I recall a number of gigs in Ballyer. The one you mention and another one run by my sister Eilish in the Community Centre, I also recall one in The Cinema but my recall is a bit hazy on these. I well remember visiting The Keenan Family when we played together for a TV programme in The Abbey Tavern, Howth circa 1979. I also visited the home of Liam and Nellie Weldon to swap songs with Liam. Back in the early days of Ballyfermot Rock School I did a workshop and small gig there. One of the students that day was Damien Dempsey. I can still see the lovely wild head on that young fella.
One figure I’ve always been fascinated by is Dominic Behan, who worked with you on your very first LP, Paddy On The Road. Dominic always struck me, much like his brother, as a man who struggled with his own character at times but was very talented. It sounds like studio time with Behan and those around him could be quite the experience.
I first met Dominic “Domo” Behan in Shepherd’s Bush London in 1968 when we both sang at a concert in aid the Irish Civil Rights Movement. Dominic was pure Dublin to his very core.He mesmerized me with an enormous repertoire of songs, reflections and poetry. Himself and his wife Josephine were very kind to me. Like myself back then,he seldom put the cork back into the bottle. The sessions went on ’til the bitter end.I learned so much from Dominic Behan. He took the time and trouble to organize my first recording session. He set up the musicians and created the deal with Mercury Records. Sadly, we fell out “in drink” but I remember him fondly and always acknowledge the help he gave me and the hospitality I received in his home.
One moment that is often mentioned in passing but hasn’t really been discussed in much detail is the raiding of the ‘H Block’ LP launch in 1978, which I believe happened in the Brazen Head?
I got that album together on a wing and a prayer. The tracks were recorded at various locations. I begged, borrowed and stole studio time. Tom Ryan RHA gave me use of his H Block oil painting. Stephen Rea read Bobby Sands’ two poems, it was a difficult time with Special Branch harassment and death threats upon all H Block activists. Then when it was all done and dusted the Branch raided the launch in The Brazen Head and provided us with buckets of free publicity. They confiscated all the albums that were there that day (many years later I signed one for a retired Garda who was on the raiding party.)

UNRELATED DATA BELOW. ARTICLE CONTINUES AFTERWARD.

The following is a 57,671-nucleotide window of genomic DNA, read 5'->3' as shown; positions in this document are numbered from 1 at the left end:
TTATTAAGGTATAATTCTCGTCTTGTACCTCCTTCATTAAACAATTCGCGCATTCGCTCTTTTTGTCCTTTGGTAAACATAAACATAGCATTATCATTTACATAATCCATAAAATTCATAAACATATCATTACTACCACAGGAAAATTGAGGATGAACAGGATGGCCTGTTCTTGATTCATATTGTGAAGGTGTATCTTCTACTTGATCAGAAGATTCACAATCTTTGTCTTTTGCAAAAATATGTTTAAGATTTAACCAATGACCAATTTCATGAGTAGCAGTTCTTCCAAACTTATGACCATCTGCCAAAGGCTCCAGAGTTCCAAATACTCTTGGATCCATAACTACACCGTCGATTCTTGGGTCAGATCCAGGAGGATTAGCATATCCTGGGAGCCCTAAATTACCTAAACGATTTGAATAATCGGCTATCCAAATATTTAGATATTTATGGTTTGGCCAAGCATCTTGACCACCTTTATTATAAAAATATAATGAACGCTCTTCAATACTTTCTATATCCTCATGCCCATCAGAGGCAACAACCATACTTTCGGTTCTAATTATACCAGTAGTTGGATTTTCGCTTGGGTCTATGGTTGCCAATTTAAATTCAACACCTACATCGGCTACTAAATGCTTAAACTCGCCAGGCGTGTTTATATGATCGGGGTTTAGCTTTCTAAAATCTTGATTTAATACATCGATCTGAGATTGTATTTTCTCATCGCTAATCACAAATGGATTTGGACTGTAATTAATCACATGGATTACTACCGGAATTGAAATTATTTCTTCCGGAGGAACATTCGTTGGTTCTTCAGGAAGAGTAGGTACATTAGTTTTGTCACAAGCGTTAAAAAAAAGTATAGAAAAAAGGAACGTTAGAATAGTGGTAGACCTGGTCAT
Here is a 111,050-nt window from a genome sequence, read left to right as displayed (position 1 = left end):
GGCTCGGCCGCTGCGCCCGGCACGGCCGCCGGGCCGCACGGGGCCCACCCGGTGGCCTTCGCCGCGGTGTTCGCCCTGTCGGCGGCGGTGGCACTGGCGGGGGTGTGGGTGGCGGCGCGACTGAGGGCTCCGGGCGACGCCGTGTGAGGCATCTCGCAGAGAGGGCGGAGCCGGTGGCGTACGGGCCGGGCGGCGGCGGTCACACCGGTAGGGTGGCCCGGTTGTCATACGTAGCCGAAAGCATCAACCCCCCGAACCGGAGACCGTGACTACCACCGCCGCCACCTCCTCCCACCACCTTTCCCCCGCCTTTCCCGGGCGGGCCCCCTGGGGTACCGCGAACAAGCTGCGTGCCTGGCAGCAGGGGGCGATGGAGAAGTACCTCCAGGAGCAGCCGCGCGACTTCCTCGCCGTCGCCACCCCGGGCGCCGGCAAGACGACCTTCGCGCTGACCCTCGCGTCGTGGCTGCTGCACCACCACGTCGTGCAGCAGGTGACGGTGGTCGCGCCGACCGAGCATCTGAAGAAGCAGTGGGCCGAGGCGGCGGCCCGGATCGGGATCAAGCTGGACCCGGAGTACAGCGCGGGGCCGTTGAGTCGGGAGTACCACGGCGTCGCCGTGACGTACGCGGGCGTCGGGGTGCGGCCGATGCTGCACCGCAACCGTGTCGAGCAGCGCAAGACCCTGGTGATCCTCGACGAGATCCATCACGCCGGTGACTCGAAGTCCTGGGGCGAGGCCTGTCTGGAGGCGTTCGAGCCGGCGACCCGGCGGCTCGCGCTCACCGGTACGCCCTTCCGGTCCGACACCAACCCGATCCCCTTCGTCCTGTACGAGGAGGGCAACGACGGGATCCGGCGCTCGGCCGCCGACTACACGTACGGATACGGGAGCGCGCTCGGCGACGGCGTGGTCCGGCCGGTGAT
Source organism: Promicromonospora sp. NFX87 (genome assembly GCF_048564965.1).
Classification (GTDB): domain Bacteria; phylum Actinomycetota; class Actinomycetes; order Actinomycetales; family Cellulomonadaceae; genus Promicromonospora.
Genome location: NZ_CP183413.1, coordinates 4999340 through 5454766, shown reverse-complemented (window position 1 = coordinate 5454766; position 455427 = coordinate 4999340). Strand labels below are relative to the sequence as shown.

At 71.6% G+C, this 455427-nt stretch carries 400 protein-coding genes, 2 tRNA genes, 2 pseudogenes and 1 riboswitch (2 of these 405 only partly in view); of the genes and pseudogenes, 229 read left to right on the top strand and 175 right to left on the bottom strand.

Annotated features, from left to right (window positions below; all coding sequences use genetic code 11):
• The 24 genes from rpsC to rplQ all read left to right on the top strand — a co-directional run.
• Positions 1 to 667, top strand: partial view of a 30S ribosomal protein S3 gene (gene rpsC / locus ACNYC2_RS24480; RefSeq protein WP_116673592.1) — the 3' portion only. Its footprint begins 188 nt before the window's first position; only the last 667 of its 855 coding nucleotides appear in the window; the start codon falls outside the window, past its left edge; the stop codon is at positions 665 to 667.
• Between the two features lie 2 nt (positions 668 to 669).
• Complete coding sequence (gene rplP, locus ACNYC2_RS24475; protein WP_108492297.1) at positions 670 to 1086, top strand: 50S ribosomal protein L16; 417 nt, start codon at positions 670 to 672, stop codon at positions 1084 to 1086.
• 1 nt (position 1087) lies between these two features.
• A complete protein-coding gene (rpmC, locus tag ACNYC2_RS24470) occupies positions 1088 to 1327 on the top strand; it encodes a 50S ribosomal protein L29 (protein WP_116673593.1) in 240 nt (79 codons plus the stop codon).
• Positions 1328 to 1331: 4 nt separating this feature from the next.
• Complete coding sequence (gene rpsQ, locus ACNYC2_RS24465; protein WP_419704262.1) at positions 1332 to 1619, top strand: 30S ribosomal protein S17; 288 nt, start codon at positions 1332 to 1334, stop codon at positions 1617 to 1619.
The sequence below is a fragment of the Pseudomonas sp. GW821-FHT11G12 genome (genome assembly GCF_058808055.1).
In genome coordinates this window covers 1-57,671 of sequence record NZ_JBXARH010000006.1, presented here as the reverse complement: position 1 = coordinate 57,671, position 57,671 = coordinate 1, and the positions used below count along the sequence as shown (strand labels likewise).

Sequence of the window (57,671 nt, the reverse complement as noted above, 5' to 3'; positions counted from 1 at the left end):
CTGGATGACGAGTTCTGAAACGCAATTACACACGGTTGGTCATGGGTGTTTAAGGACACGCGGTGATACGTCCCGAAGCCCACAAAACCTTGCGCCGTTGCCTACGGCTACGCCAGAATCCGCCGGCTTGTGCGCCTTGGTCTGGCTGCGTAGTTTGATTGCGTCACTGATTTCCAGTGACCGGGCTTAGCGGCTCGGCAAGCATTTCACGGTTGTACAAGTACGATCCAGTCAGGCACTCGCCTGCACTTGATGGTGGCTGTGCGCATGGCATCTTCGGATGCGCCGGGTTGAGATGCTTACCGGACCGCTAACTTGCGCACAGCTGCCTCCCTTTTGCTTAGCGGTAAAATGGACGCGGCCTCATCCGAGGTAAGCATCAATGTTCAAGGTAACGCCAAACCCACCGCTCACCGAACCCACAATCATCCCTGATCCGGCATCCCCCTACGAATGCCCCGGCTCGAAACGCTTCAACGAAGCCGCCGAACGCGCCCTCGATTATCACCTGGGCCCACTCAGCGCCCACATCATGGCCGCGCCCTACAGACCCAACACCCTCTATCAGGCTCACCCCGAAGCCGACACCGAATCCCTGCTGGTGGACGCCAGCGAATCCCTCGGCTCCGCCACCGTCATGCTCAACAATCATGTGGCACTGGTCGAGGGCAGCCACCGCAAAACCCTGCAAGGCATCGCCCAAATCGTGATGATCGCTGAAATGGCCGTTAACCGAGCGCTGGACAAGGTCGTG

The period when you were very much identified with the republican movement has received quite a bit of attention, but a range of issues were important to you that shouldn’t be overlooked, reading the newspaper archives your 1978 Late Late Show appearance singing about nuclear power ruffled a few feathers? Those Carnsore gigs would have been some of the most diverse line-ups you’ve played with?
The Carnsore Point Anti-Nuclear Festivals were times of great learning for many activists. The Movement itself embraced a broad range of political views. The Government, as I recall, was mainly Pro-Nuclear.People came from far and near to support the Anti-Nuclear Movement. I was very involved in the first festival and did a series of fund raising concerts in the run up to Carnsore. After the first Festival the Anti-Nucear Roadshow was formed. We toured 12 cities north and south. We played free gigs along the way to great audiences many of whom became involved in the movement to prevent 4 Nuclear Power stations being built around Ireland. Amongst others on the Roadshow were Donal Lunny, Matt Kelleghan,Freddie White, Johnny Moynihan, Rick Epping, Jimmy Faulkner,Susie Kennedy, Louise Kelleghan, Frank The Yank, Mister Clarke, Jack Lynch, Fergus Cronin,Art O’Leary, Art O’Broin. It was quite an amazing achievement by this collective, it commenced in the Assembly Hall Newbridge and finished in The State Cinema Phibsborough in December 1979.
Few people will have played as many venues in this city as you have, from solo gigs to the Moving Hearts days, which venues bring back particularly strong memories? I’m curious if you played Tailors Hall, which strikes me as such a forgotten bit of Dublin’s musical heritage, and I imagine the Hearts played a few venues that were a few notches of the amp above the more traditional folk venues?